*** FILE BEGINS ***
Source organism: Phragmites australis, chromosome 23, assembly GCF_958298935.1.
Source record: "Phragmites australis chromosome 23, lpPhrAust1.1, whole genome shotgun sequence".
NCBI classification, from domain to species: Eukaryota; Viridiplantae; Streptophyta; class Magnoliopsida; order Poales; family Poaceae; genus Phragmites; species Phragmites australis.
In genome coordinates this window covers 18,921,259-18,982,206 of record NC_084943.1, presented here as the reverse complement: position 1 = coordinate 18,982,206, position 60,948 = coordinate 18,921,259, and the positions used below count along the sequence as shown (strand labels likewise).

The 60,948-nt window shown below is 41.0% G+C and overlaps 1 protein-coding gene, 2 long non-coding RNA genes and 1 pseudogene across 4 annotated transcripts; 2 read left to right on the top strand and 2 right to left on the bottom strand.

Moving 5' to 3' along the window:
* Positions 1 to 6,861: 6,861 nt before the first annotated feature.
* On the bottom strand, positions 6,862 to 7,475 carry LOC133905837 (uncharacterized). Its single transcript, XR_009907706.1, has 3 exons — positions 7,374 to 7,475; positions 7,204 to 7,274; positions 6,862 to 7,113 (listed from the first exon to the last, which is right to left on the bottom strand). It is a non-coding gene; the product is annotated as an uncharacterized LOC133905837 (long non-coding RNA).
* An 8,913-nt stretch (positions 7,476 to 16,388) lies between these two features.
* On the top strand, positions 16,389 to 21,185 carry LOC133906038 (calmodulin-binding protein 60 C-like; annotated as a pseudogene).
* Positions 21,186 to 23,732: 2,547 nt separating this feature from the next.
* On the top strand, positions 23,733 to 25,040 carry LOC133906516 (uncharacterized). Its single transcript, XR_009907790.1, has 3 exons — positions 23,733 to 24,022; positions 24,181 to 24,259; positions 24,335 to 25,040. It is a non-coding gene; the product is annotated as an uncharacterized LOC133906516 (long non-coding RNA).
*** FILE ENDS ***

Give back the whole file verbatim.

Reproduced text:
Source organism: Phragmites australis, chromosome 23, assembly GCF_958298935.1.
Source record: "Phragmites australis chromosome 23, lpPhrAust1.1, whole genome shotgun sequence".
NCBI classification, from domain to species: Eukaryota; Viridiplantae; Streptophyta; class Magnoliopsida; order Poales; family Poaceae; genus Phragmites; species Phragmites australis.
In genome coordinates this window covers 18,921,259-18,982,206 of record NC_084943.1, presented here as the reverse complement: position 1 = coordinate 18,982,206, position 60,948 = coordinate 18,921,259, and the positions used below count along the sequence as shown (strand labels likewise).

The 60,948-nt window shown below is 41.0% G+C and overlaps 1 protein-coding gene, 2 long non-coding RNA genes and 1 pseudogene across 4 annotated transcripts; 2 read left to right on the top strand and 2 right to left on the bottom strand.

Moving 5' to 3' along the window:
* Positions 1 to 6,861: 6,861 nt before the first annotated feature.
* On the bottom strand, positions 6,862 to 7,475 carry LOC133905837 (uncharacterized). Its single transcript, XR_009907706.1, has 3 exons — positions 7,374 to 7,475; positions 7,204 to 7,274; positions 6,862 to 7,113 (listed from the first exon to the last, which is right to left on the bottom strand). It is a non-coding gene; the product is annotated as an uncharacterized LOC133905837 (long non-coding RNA).
* An 8,913-nt stretch (positions 7,476 to 16,388) lies between these two features.
* On the top strand, positions 16,389 to 21,185 carry LOC133906038 (calmodulin-binding protein 60 C-like; annotated as a pseudogene).
* Positions 21,186 to 23,732: 2,547 nt separating this feature from the next.
* On the top strand, positions 23,733 to 25,040 carry LOC133906516 (uncharacterized). Its single transcript, XR_009907790.1, has 3 exons — positions 23,733 to 24,022; positions 24,181 to 24,259; positions 24,335 to 25,040. It is a non-coding gene; the product is annotated as an uncharacterized LOC133906516 (long non-coding RNA).